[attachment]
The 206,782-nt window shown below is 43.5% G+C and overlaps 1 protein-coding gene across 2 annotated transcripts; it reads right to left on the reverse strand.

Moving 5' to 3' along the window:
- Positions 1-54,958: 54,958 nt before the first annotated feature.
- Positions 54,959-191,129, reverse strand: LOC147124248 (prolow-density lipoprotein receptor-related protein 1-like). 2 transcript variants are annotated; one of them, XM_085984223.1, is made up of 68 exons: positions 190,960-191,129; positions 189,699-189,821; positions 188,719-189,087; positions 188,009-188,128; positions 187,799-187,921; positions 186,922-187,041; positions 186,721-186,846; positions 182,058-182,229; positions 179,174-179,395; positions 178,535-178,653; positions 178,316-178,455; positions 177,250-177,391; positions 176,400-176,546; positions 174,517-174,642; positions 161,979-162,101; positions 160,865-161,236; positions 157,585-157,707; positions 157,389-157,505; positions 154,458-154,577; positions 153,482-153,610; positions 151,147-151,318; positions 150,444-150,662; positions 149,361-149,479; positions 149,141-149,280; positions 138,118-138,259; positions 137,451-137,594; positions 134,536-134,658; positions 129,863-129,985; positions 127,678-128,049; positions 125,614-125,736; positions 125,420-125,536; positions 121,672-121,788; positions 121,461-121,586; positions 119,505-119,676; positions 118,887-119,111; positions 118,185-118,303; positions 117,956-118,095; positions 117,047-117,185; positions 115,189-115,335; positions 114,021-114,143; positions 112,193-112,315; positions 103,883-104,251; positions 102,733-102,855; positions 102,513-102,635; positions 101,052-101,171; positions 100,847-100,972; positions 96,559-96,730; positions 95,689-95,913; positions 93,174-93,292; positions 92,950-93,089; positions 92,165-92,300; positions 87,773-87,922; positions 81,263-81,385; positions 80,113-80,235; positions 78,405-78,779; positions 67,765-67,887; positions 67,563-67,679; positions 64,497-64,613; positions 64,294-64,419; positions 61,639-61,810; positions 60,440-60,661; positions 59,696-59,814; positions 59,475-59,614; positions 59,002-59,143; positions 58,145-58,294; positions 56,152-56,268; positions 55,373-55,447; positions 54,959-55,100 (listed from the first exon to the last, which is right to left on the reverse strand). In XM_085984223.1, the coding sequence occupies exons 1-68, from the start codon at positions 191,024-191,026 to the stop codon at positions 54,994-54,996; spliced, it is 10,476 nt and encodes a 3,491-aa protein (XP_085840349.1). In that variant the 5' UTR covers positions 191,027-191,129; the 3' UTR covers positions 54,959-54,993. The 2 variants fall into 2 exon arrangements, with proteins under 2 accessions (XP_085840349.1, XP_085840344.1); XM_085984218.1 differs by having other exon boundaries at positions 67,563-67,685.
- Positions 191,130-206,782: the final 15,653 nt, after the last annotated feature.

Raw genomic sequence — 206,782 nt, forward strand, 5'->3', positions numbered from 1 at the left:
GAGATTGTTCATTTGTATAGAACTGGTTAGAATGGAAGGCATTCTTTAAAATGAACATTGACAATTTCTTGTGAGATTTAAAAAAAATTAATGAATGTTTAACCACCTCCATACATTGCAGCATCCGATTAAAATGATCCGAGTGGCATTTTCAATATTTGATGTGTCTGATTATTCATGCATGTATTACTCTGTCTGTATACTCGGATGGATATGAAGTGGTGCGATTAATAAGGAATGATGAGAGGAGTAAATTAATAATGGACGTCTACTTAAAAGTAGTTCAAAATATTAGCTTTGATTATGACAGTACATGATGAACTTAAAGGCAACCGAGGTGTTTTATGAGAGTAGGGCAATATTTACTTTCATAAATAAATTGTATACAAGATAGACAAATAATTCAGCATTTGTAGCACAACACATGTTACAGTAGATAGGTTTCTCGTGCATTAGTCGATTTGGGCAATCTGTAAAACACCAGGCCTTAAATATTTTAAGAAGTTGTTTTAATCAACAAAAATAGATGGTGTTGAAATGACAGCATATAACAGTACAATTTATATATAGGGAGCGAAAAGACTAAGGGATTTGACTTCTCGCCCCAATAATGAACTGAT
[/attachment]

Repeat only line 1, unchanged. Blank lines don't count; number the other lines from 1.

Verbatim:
The 206,782-nt window shown below is 43.5% G+C and overlaps 1 protein-coding gene across 2 annotated transcripts; it reads right to left on the reverse strand.